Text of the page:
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'Hitchhiker :  a biography of Douglas Adams'

Procol-oriented extracts from MJ Simpson's authoritative book (1)

The most famous Procol Harum fan (and the only one to cross the footlights and perform with the band!) was Douglas Adams, the great British comic writer, technophile and conservationist. 'Beyond the Pale' wholeheartedly recommends Palers to buy MJ Simpson's fine, occasionally controversial, biography of Douglas (not just because we get name-checked!). Click directly on these links to have your copies delivered from Amazon Canada, Amazon UK, Amazon Germany or Amazon USA

From ‘Hitchhiker, a biography of Douglas Adams’ by MJ Simpson, Hodder and Stoughton © 2003, pp 69-70
Douglas' [yes, the editor has opted for this irregular form of the possessive throughout the volume] two great influences were the Pythons and the Beatles. He befriended the former, could he do the same with  the latter? We have already seen how he met one Beatle through  Graham Chapman in 1975. A decade later, he met another.  'A couple of years ago, I did a job for Paul McCartney,' said  Douglas in 1987. 'I was trying very hard not to be utterly awestruck  in meeting this guy who helped form the way I thought in the  '60s when I was growing up. It didn't really work out, but he  said an interesting thing. He did that song with Stevie Wonder  called Ebony and Ivory, and he was saying that for a long time  he'd wanted to do something with him but felt very nervous about  asking him: "I can't just ring up Stevie Wonder." And his wife,  Linda, said, "It's all right, you can actually ring up Stevie Wonder,  you are actually Paul McCartney."' It was Linda McCartney who, having met Douglas, encouraged  him to telephone Paul. The mysterious job referred to was in fact a  suggestion that Douglas, Terry Jones and John Lloyd could together  write the script for McCartney's short animated film Rupert and the  Frog Chorus.  Two of Douglas' friends, Robbie McIntosh and Paul 'Wix'  Wickens, both played in McCartney's band and Douglas can be  spotted in the audience in the video of McCartney performing  at the Cavern Club in 1999 (Douglas took a couple of photos of  the event and posted them on his website). However, to Douglas'   disappointment, McCartney never became part of his social circle the way that other musical heroes like David Gilmour and Gary Brooker - and, indeed, George Martin - did. He never attended one of Douglas' parties, though Douglas went to one of McCartney's.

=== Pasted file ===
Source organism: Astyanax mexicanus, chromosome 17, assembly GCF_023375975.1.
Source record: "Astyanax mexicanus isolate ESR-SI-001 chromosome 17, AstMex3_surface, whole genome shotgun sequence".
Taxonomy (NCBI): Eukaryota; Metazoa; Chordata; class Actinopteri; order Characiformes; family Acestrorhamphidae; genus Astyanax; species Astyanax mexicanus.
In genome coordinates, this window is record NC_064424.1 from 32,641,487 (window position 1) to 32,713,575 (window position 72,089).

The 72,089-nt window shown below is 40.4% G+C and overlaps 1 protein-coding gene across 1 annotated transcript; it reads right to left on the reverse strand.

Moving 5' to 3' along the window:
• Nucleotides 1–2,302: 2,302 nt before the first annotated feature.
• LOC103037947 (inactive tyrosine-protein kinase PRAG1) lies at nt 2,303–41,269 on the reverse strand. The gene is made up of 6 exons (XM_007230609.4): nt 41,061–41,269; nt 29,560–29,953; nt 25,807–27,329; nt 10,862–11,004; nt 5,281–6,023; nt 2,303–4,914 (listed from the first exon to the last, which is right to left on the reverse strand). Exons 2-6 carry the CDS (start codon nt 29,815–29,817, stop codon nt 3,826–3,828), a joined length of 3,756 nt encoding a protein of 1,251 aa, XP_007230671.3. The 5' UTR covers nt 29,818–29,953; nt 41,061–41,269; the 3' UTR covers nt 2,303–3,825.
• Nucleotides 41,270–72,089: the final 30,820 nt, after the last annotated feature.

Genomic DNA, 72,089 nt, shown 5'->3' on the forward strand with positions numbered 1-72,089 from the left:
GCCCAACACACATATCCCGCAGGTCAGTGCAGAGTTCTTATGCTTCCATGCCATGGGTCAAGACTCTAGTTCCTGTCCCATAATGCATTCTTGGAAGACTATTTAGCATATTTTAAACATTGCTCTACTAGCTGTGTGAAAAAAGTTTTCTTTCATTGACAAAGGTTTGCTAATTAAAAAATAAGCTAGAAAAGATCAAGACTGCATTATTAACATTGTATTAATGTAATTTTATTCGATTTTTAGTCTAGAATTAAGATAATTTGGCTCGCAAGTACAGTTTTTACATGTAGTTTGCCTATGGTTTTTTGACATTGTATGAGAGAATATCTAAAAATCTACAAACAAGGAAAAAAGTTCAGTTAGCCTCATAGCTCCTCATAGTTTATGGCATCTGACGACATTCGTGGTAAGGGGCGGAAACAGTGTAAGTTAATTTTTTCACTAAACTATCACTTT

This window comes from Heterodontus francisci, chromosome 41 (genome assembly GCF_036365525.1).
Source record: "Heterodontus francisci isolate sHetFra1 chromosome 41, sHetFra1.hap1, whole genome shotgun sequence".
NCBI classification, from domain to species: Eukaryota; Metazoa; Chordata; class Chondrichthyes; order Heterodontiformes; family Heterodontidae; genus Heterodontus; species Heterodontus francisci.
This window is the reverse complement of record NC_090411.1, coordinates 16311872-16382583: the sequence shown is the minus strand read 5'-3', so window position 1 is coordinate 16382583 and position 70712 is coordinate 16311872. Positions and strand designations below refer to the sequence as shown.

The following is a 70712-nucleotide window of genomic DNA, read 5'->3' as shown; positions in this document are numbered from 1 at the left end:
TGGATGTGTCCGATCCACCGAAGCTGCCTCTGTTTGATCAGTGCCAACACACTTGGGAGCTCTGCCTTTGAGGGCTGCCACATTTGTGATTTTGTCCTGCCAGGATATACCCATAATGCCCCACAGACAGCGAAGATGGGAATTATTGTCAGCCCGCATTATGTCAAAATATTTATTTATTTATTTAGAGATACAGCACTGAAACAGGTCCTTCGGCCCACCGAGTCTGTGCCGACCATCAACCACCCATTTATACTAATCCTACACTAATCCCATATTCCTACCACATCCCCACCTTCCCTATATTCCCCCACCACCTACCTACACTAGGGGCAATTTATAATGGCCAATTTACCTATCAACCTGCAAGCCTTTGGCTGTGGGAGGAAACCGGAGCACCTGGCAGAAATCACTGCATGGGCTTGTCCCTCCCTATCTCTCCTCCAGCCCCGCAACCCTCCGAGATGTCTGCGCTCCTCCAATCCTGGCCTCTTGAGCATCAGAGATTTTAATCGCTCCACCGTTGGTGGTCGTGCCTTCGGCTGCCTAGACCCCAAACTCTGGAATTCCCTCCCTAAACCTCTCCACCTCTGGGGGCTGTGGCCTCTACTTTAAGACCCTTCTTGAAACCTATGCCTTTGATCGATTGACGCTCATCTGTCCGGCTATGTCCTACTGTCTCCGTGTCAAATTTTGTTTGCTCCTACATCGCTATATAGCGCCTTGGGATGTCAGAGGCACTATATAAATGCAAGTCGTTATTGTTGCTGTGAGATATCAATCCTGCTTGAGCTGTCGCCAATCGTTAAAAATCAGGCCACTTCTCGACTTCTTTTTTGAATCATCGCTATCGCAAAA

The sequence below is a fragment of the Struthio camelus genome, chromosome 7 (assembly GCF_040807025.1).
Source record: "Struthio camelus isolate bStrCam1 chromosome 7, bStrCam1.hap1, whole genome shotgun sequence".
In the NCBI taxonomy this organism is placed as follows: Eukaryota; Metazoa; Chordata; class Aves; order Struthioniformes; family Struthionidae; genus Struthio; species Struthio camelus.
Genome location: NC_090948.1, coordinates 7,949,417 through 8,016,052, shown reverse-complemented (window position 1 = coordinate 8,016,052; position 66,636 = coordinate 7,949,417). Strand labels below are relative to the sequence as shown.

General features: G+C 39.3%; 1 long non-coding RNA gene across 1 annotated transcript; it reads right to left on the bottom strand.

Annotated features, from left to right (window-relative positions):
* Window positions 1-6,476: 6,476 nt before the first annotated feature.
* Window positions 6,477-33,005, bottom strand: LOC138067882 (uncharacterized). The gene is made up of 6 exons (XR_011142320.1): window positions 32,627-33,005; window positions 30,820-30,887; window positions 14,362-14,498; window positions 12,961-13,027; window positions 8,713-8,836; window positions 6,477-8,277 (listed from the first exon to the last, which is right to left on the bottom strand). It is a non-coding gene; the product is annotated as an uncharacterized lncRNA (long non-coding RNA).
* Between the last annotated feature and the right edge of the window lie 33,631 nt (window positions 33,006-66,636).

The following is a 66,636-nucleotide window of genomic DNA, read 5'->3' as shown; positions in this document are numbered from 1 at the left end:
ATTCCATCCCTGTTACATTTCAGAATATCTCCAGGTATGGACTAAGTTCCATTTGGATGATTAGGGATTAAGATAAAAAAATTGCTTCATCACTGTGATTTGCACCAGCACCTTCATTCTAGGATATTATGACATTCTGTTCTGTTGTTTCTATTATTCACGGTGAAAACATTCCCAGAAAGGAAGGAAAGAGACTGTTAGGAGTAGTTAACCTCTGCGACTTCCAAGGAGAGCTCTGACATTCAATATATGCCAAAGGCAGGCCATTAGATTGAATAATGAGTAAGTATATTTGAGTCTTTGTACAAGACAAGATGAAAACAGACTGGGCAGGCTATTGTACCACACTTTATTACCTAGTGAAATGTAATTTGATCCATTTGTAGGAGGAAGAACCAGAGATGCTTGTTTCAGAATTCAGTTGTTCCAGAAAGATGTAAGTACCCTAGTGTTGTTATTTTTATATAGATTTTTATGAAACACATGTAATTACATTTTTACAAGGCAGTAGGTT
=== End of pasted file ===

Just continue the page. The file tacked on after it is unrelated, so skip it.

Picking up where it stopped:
Curiously, despite being equally enamoured of Python and the Beatles, Douglas did not enjoy Eric Idle's spoof The Rutles. 'He thought it was a bit mean-spirited, a little bit unkind,' recalls Beatles expert Mark Lewisohn. 'I think that maybe tapped into his unease with Eric Idle's comedy. He liked Neil Innes' music though.'

Douglas' favourite Beatles song was Hey Jude,  though he considered that 'too obvious' for Desert Island Discs and picked Drive My Car instead, and he made a point of listening to at least one Beatles album at least once a week. Against all expectations though, his favourite record wasn't by the Beatles: 'For my money the greatest album ever made by anybody under any circumstances is Plastic Ono Band.'

BtP's page about Douglas Adams

More from the same book

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